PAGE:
I love my students. Not because of their academic prowess (though some certainly display that), but because of their struggle. My campus’s demographic profile is a sample of the New America: Children of immigrants from India, Vietnam, Morocco, Jamaica, El Salvador, Liberia, you name it, alongside the D’Angelos and O’Briens whose ancestors came through Ellis Island and all those whose genetic memory is of slave ships. So many the first to go to college in their family; so many in my department (Biology) who envision themselves as the first physicians or veterinarians. They come to this miniaturized Penn State University rather than the main campus (the football stadium, surely the center of the Penn State Universe, is 176 miles away) for a number of reasons, often because it’s cheaper, accepts students with lower GPAs, and allows them to stay close to — usually live with — their families. They often represent the eighteen-year-olds who can’t imagine moving away from kin, as opposed to those who can’t wait to get away (that was me in 1976).
Climate change activism isn’t high on these kids’ to-do lists. I know: I gave a talk on the topic at a teach-in on campus last month, part of a week-long environmental justice fair (you can watch it here). The attendance wasn’t great, and I knew many of them were there for extra credit points or the free lunch later. I forged ahead with photos of enthusiastic peers and praise for youth who weren’t going to let the Establishment ruin their future. I pointed out that one of the co-founders of the acclaimed and influential Sunrise Movement was a recent graduate of nearby Swarthmore College, where he helped force the institution’s divestment from fossil fuels.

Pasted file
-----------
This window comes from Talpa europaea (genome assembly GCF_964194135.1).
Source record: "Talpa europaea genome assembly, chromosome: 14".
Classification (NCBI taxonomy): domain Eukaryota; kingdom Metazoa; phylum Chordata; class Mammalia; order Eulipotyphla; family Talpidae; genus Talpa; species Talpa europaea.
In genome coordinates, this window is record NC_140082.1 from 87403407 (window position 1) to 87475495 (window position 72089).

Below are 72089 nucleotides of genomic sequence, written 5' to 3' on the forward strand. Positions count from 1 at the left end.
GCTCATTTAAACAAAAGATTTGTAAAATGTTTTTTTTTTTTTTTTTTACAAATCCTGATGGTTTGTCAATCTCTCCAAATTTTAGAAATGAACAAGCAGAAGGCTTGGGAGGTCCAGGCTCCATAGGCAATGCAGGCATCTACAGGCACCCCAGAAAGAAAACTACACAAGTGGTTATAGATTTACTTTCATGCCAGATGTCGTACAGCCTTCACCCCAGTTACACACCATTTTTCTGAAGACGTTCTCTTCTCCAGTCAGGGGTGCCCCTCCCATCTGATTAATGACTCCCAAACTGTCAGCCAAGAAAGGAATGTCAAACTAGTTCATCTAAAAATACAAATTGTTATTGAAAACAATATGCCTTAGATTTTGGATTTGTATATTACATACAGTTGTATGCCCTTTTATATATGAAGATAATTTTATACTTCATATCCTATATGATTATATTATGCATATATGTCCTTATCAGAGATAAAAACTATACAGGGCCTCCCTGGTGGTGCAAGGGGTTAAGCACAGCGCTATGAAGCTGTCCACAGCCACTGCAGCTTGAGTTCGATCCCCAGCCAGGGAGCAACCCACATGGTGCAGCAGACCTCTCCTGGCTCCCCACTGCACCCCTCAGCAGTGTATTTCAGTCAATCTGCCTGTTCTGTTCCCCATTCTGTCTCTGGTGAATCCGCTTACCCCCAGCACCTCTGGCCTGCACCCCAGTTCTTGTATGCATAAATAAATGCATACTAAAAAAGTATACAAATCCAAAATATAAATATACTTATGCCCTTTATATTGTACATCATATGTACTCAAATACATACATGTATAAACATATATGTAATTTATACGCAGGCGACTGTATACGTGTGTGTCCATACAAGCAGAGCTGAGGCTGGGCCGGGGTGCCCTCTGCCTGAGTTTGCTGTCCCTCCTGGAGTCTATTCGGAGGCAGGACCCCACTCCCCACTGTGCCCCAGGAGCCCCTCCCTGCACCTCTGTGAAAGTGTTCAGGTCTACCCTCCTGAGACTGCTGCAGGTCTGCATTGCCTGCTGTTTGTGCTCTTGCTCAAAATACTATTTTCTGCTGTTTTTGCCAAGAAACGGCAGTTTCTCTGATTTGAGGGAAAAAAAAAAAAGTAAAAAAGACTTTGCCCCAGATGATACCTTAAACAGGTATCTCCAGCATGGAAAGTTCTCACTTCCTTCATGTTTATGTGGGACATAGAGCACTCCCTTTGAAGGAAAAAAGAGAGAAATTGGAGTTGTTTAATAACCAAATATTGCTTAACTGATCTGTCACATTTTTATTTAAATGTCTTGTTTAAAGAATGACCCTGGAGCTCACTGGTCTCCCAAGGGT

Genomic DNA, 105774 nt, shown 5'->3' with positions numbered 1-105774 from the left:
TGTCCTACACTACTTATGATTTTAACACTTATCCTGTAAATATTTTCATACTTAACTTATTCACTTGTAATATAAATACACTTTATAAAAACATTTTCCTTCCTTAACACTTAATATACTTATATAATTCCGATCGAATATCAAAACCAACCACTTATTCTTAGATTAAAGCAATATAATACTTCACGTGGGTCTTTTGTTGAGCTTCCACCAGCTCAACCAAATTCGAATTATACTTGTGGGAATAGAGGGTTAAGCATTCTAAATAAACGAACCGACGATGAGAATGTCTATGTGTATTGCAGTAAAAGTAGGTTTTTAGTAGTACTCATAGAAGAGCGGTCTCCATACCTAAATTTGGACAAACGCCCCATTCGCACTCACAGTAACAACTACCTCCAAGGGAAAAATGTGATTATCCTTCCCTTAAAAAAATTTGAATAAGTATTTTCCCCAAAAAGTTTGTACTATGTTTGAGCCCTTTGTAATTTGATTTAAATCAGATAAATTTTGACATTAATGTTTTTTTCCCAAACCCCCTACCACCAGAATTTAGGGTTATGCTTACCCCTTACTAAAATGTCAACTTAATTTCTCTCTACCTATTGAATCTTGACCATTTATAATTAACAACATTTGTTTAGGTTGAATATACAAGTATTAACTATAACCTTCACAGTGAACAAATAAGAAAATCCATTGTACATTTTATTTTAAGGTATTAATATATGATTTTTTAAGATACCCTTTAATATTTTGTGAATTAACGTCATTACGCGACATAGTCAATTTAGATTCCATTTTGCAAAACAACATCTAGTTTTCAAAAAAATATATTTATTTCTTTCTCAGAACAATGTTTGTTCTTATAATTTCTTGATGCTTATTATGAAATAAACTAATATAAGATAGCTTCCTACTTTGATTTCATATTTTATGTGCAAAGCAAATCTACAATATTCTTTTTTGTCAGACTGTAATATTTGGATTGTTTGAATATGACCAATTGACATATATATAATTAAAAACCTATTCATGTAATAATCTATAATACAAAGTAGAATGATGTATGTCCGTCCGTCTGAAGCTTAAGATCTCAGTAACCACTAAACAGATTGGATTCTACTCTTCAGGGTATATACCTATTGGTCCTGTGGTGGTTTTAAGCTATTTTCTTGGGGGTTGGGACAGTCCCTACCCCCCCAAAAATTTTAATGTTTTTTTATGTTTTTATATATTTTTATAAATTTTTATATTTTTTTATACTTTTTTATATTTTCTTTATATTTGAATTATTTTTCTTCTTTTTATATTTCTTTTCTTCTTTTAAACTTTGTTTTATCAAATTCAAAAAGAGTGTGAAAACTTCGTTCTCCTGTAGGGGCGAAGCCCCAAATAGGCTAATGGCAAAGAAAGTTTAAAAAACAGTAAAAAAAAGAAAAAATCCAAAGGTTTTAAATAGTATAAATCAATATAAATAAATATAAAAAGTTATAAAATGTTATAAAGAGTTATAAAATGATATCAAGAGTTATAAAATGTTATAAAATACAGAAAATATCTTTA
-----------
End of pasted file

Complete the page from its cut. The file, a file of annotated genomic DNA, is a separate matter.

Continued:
But here I verbally acknowledged what I figured they must be thinking: “Sure, Swarthmore. Rich kids who aren’t working thirty-hour weeks at Wawa and bringing their abuela to the doctor to translate between classes.” I saw the smiles and knowing nods. Indeed, Politico states that Sunrise is populated by “young activists [who] attend or graduated from schools like Harvard, Princeton, Brown, Stanford and other elite colleges.” How do we engage the overburdened Brandywine kids sitting in front of me, and the vast majority of students they represent, when absolutely every voice is needed to move the mountain of old white politicians?